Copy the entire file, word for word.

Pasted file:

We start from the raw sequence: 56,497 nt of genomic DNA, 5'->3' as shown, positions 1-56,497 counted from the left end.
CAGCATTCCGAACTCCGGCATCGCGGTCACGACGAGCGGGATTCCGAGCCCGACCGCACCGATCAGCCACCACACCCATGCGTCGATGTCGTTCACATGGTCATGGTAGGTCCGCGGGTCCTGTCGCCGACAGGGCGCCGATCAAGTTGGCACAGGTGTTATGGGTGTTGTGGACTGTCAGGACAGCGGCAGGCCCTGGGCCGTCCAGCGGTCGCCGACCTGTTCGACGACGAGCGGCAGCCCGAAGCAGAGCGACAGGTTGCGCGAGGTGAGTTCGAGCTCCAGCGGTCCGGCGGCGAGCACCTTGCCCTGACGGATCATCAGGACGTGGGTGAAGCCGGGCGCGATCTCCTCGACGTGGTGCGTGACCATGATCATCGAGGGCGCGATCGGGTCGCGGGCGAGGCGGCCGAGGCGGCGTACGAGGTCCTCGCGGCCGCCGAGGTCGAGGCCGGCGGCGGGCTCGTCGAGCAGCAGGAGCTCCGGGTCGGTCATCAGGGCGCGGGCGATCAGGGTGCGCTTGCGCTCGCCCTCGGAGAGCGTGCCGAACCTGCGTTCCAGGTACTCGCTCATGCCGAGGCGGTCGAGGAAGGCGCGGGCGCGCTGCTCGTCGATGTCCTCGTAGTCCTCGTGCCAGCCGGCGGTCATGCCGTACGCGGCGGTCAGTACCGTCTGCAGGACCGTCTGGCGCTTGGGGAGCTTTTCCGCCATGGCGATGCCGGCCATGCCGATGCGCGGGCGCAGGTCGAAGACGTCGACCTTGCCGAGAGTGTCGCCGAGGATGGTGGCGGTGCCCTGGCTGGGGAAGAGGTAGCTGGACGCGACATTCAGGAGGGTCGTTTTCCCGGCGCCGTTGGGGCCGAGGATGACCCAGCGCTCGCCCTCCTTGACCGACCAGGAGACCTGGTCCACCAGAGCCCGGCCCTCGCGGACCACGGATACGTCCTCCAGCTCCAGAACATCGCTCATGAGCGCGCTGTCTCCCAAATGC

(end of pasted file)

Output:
We start from the raw sequence: 56,497 nt of genomic DNA, 5'->3' as shown, positions 1-56,497 counted from the left end.
CAGCATTCCGAACTCCGGCATCGCGGTCACGACGAGCGGGATTCCGAGCCCGACCGCACCGATCAGCCACCACACCCATGCGTCGATGTCGTTCACATGGTCATGGTAGGTCCGCGGGTCCTGTCGCCGACAGGGCGCCGATCAAGTTGGCACAGGTGTTATGGGTGTTGTGGACTGTCAGGACAGCGGCAGGCCCTGGGCCGTCCAGCGGTCGCCGACCTGTTCGACGACGAGCGGCAGCCCGAAGCAGAGCGACAGGTTGCGCGAGGTGAGTTCGAGCTCCAGCGGTCCGGCGGCGAGCACCTTGCCCTGACGGATCATCAGGACGTGGGTGAAGCCGGGCGCGATCTCCTCGACGTGGTGCGTGACCATGATCATCGAGGGCGCGATCGGGTCGCGGGCGAGGCGGCCGAGGCGGCGTACGAGGTCCTCGCGGCCGCCGAGGTCGAGGCCGGCGGCGGGCTCGTCGAGCAGCAGGAGCTCCGGGTCGGTCATCAGGGCGCGGGCGATCAGGGTGCGCTTGCGCTCGCCCTCGGAGAGCGTGCCGAACCTGCGTTCCAGGTACTCGCTCATGCCGAGGCGGTCGAGGAAGGCGCGGGCGCGCTGCTCGTCGATGTCCTCGTAGTCCTCGTGCCAGCCGGCGGTCATGCCGTACGCGGCGGTCAGTACCGTCTGCAGGACCGTCTGGCGCTTGGGGAGCTTTTCCGCCATGGCGATGCCGGCCATGCCGATGCGCGGGCGCAGGTCGAAGACGTCGACCTTGCCGAGAGTGTCGCCGAGGATGGTGGCGGTGCCCTGGCTGGGGAAGAGGTAGCTGGACGCGACATTCAGGAGGGTCGTTTTCCCGGCGCCGTTGGGGCCGAGGATGACCCAGCGCTCGCCCTCCTTGACCGACCAGGAGACCTGGTCCACCAGAGCCCGGCCCTCGCGGACCACGGATACGTCCTCCAGCTCCAGAACATCGCTCATGAGCGCGCTGTCTCCCAAATGC